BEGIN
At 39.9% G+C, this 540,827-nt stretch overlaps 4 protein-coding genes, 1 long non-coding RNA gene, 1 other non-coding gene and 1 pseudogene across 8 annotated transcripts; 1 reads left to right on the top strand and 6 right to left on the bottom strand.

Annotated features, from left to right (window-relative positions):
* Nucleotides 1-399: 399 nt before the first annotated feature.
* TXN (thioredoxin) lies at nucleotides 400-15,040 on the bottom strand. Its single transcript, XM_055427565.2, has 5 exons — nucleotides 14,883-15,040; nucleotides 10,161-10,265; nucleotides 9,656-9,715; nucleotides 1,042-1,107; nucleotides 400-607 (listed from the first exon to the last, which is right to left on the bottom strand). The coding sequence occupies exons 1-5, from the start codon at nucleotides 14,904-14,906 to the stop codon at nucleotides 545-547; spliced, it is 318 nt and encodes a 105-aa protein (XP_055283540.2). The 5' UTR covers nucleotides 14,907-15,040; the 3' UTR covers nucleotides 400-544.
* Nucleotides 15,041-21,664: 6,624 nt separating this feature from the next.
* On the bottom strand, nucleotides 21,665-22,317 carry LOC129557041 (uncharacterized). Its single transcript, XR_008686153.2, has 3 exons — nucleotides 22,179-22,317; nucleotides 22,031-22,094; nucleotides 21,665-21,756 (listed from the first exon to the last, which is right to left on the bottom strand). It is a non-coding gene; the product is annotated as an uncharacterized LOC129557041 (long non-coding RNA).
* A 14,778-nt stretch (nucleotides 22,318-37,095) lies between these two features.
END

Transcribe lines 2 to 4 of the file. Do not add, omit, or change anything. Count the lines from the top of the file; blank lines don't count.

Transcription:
Annotated features, from left to right (window-relative positions):
* Nucleotides 1-399: 399 nt before the first annotated feature.
* TXN (thioredoxin) lies at nucleotides 400-15,040 on the bottom strand. Its single transcript, XM_055427565.2, has 5 exons — nucleotides 14,883-15,040; nucleotides 10,161-10,265; nucleotides 9,656-9,715; nucleotides 1,042-1,107; nucleotides 400-607 (listed from the first exon to the last, which is right to left on the bottom strand). The coding sequence occupies exons 1-5, from the start codon at nucleotides 14,904-14,906 to the stop codon at nucleotides 545-547; spliced, it is 318 nt and encodes a 105-aa protein (XP_055283540.2). The 5' UTR covers nucleotides 14,907-15,040; the 3' UTR covers nucleotides 400-544.